Mid February 2009, and the UK was still recovering from the heaviest snowfall in 20 years or so. A few days previously London had been brought to a standstill bu heavy snowstorms. We laughed at them...but three days later it was our turn and we ground to a halt equally as fast as our capital!

   Three days after the blizzard I visited as many churches as I could whilst the snow was still on the ground. Managed eight churches on the Saturday, with the church of St Pega at Peakirk being one of these. Peakirk is a little off the beaten track and I had a mile or so walk from my previous stop at Glinton. A lovely walk in what was still quite deep snow. A few sledgers were out and about and the view out over the fields was lovely.

    A small and well kept village, with some very lovely old cottages. Amazingly, considering that this village is off the beaten track a little, there was once a very decent second hand and collectors bookshop here, now sadly closed.

  The church is named after St Pega. She was the brother of Guthlac, who set up a hermitage in the Peterborough fens. Pega built her hermitage in imitation of her brother. Guthlac and Pega came from one of the great noble families, and it seems as if Pega received a grant from the King to set up her hermitage. It is said that the current church at Peakirk is built on the site of Pega's retreat. Interestingly, the history books state that Pega sailed up the river Welland to attend her brothers funeral, and healed a blind man from Wisbech on the way.

   This church was built in the 11th Century, and the dedication to St Pega is a unique one. A north aisle was added in 1170, with a south aisle added some 50 years later. This church is nationally famous for a series of wall paintings, mainly to be found on the north aisle. Wall paintings were common in Churches and were used to teach Bible passages in an age in which few people could read or write.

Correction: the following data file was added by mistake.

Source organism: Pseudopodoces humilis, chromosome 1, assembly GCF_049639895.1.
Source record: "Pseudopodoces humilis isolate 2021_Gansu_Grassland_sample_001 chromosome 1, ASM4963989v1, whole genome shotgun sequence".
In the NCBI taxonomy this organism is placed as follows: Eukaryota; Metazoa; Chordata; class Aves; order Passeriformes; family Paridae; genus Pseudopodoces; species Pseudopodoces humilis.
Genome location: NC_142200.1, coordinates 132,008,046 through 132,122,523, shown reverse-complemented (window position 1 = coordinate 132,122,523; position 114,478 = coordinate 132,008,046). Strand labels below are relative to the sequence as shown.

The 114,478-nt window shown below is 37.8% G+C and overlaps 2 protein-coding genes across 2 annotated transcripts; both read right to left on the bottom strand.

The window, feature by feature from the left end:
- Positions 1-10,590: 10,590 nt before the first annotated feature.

These were found really by accident. In 1945 traces of colour were seen when a bracket was inserted in to the wall of the north aisle in order that a curtain pole be fixed up. This brought away some lime wash and it was evident that that a wall painting had been limewashed over at some point. By 1950, a whole series of wall paintings had been uncovered depicting the Passion Cycle. No fewer than 11 wall paitnings were found intact, a major find and one that has made this small church nationally famous. Was interested to see one of the wall paintings featuring a very worn depiction of a skeleton, picture below right, and it is thought that this is marking an outbreak of plague in the village.

    Stained glass includes a depiction of St Pega surrounded by Swans, whilst one of the three bells hanging in the Norman bellcote is modern, being dated 1999. The second is from the Newcombe Foundry in Leicester, and is 16th century in date. The third is dated 1657 and was cast locally, by Thomas Norris of the Stamford Bellfoundry.


A beautifully carved norman doorway, with the most beautiful hinges, sits on the South side of the church.

   The church itself is peaceful and quiet. Set at the side of a village green, which was deserted when I visited with the exception of a dozen or so snowmen. Just a little way up from the church is a village cross.

    Hard to tell if the church grounds are well kept or not, as everywhere was under a carpet of snow! Some very finely carved Georgian stones to be seen. Some of these looked particularly attractive with a covering of snow on them.

    I was particularly touched by a small home made cross leaning against the south wall of the church grounds which simply reads "Jesus Loves Little Bill".

   The church of St Pega is not the biggest of churches, but the wall paintings here make this church one of the most historically important to be found within the catchment area of this site. A lovely place to visit, and well worth a look if you are in the area. This church is normally kept open to visitors.

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